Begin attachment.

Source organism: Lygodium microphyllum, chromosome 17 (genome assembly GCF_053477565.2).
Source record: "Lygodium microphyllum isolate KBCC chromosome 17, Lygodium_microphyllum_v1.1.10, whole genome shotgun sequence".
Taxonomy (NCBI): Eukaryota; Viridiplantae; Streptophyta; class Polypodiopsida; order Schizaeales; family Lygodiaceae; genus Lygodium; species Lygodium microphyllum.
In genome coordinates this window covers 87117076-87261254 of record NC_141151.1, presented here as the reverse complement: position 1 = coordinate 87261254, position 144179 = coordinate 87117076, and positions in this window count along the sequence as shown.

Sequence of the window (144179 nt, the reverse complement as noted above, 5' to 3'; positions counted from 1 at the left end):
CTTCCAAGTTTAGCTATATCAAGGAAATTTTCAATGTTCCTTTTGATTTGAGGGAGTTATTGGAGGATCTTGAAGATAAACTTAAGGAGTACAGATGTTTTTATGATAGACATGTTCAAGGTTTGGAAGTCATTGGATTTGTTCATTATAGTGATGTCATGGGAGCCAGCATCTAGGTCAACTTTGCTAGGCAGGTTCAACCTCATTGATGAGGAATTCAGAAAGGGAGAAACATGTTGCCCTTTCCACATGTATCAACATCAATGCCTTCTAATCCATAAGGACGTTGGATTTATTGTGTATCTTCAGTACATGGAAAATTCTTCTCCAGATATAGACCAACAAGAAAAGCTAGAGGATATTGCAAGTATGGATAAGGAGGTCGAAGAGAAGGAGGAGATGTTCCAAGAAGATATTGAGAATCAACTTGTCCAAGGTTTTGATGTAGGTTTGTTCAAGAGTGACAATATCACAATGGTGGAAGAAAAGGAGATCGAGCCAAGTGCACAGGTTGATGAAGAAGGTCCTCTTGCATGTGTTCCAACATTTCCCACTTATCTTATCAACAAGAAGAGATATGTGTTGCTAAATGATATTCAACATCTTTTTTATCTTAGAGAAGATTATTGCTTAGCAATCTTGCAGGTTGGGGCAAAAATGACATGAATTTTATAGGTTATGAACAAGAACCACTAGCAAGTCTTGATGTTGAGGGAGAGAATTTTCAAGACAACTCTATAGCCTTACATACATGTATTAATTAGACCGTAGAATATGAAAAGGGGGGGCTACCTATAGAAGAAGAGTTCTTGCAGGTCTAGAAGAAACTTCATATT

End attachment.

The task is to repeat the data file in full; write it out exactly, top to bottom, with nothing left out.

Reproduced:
Source organism: Lygodium microphyllum, chromosome 17 (genome assembly GCF_053477565.2).
Source record: "Lygodium microphyllum isolate KBCC chromosome 17, Lygodium_microphyllum_v1.1.10, whole genome shotgun sequence".
Taxonomy (NCBI): Eukaryota; Viridiplantae; Streptophyta; class Polypodiopsida; order Schizaeales; family Lygodiaceae; genus Lygodium; species Lygodium microphyllum.
In genome coordinates this window covers 87117076-87261254 of record NC_141151.1, presented here as the reverse complement: position 1 = coordinate 87261254, position 144179 = coordinate 87117076, and positions in this window count along the sequence as shown.

Sequence of the window (144179 nt, the reverse complement as noted above, 5' to 3'; positions counted from 1 at the left end):
CTTCCAAGTTTAGCTATATCAAGGAAATTTTCAATGTTCCTTTTGATTTGAGGGAGTTATTGGAGGATCTTGAAGATAAACTTAAGGAGTACAGATGTTTTTATGATAGACATGTTCAAGGTTTGGAAGTCATTGGATTTGTTCATTATAGTGATGTCATGGGAGCCAGCATCTAGGTCAACTTTGCTAGGCAGGTTCAACCTCATTGATGAGGAATTCAGAAAGGGAGAAACATGTTGCCCTTTCCACATGTATCAACATCAATGCCTTCTAATCCATAAGGACGTTGGATTTATTGTGTATCTTCAGTACATGGAAAATTCTTCTCCAGATATAGACCAACAAGAAAAGCTAGAGGATATTGCAAGTATGGATAAGGAGGTCGAAGAGAAGGAGGAGATGTTCCAAGAAGATATTGAGAATCAACTTGTCCAAGGTTTTGATGTAGGTTTGTTCAAGAGTGACAATATCACAATGGTGGAAGAAAAGGAGATCGAGCCAAGTGCACAGGTTGATGAAGAAGGTCCTCTTGCATGTGTTCCAACATTTCCCACTTATCTTATCAACAAGAAGAGATATGTGTTGCTAAATGATATTCAACATCTTTTTTATCTTAGAGAAGATTATTGCTTAGCAATCTTGCAGGTTGGGGCAAAAATGACATGAATTTTATAGGTTATGAACAAGAACCACTAGCAAGTCTTGATGTTGAGGGAGAGAATTTTCAAGACAACTCTATAGCCTTACATACATGTATTAATTAGACCGTAGAATATGAAAAGGGGGGGCTACCTATAGAAGAAGAGTTCTTGCAGGTCTAGAAGAAACTTCATATT